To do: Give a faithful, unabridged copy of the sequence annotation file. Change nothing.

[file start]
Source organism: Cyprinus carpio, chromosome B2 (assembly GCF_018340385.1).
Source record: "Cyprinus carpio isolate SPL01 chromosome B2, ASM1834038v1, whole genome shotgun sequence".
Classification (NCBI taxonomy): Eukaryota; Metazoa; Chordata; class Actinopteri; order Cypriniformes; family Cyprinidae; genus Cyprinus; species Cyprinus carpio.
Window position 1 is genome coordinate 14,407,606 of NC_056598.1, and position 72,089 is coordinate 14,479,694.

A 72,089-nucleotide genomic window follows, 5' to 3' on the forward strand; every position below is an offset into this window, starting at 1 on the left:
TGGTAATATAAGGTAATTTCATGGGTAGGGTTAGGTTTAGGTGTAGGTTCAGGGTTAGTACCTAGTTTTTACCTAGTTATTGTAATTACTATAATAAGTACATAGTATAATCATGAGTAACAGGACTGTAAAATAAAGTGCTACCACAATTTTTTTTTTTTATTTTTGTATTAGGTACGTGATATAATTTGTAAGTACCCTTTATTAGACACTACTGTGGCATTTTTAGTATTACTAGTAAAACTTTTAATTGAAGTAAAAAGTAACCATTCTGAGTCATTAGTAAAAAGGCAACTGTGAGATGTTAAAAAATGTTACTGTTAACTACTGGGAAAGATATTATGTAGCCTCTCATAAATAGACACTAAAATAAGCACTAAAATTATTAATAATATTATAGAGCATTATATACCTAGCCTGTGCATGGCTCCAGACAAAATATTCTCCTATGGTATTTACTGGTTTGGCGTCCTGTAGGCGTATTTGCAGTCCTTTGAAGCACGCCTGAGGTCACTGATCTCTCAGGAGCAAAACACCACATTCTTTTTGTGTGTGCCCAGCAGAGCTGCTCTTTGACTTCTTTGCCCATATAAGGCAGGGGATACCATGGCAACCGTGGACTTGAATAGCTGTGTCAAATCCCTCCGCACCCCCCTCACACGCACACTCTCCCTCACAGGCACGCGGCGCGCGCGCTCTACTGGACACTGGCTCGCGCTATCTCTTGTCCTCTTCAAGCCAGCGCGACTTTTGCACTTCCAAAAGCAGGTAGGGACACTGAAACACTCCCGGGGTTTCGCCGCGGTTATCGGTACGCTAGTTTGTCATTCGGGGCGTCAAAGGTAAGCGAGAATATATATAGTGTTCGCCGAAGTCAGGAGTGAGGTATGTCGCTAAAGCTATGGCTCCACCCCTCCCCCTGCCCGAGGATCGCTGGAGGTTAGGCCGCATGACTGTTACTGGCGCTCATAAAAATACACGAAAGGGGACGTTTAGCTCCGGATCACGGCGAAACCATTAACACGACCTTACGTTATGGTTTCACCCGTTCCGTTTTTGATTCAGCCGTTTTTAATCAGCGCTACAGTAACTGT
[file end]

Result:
Source organism: Cyprinus carpio, chromosome B2 (assembly GCF_018340385.1).
Source record: "Cyprinus carpio isolate SPL01 chromosome B2, ASM1834038v1, whole genome shotgun sequence".
Classification (NCBI taxonomy): Eukaryota; Metazoa; Chordata; class Actinopteri; order Cypriniformes; family Cyprinidae; genus Cyprinus; species Cyprinus carpio.
Window position 1 is genome coordinate 14,407,606 of NC_056598.1, and position 72,089 is coordinate 14,479,694.

A 72,089-nucleotide genomic window follows, 5' to 3' on the forward strand; every position below is an offset into this window, starting at 1 on the left:
TGGTAATATAAGGTAATTTCATGGGTAGGGTTAGGTTTAGGTGTAGGTTCAGGGTTAGTACCTAGTTTTTACCTAGTTATTGTAATTACTATAATAAGTACATAGTATAATCATGAGTAACAGGACTGTAAAATAAAGTGCTACCACAATTTTTTTTTTTTATTTTTGTATTAGGTACGTGATATAATTTGTAAGTACCCTTTATTAGACACTACTGTGGCATTTTTAGTATTACTAGTAAAACTTTTAATTGAAGTAAAAAGTAACCATTCTGAGTCATTAGTAAAAAGGCAACTGTGAGATGTTAAAAAATGTTACTGTTAACTACTGGGAAAGATATTATGTAGCCTCTCATAAATAGACACTAAAATAAGCACTAAAATTATTAATAATATTATAGAGCATTATATACCTAGCCTGTGCATGGCTCCAGACAAAATATTCTCCTATGGTATTTACTGGTTTGGCGTCCTGTAGGCGTATTTGCAGTCCTTTGAAGCACGCCTGAGGTCACTGATCTCTCAGGAGCAAAACACCACATTCTTTTTGTGTGTGCCCAGCAGAGCTGCTCTTTGACTTCTTTGCCCATATAAGGCAGGGGATACCATGGCAACCGTGGACTTGAATAGCTGTGTCAAATCCCTCCGCACCCCCCTCACACGCACACTCTCCCTCACAGGCACGCGGCGCGCGCGCTCTACTGGACACTGGCTCGCGCTATCTCTTGTCCTCTTCAAGCCAGCGCGACTTTTGCACTTCCAAAAGCAGGTAGGGACACTGAAACACTCCCGGGGTTTCGCCGCGGTTATCGGTACGCTAGTTTGTCATTCGGGGCGTCAAAGGTAAGCGAGAATATATATAGTGTTCGCCGAAGTCAGGAGTGAGGTATGTCGCTAAAGCTATGGCTCCACCCCTCCCCCTGCCCGAGGATCGCTGGAGGTTAGGCCGCATGACTGTTACTGGCGCTCATAAAAATACACGAAAGGGGACGTTTAGCTCCGGATCACGGCGAAACCATTAACACGACCTTACGTTATGGTTTCACCCGTTCCGTTTTTGATTCAGCCGTTTTTAATCAGCGCTACAGTAACTGT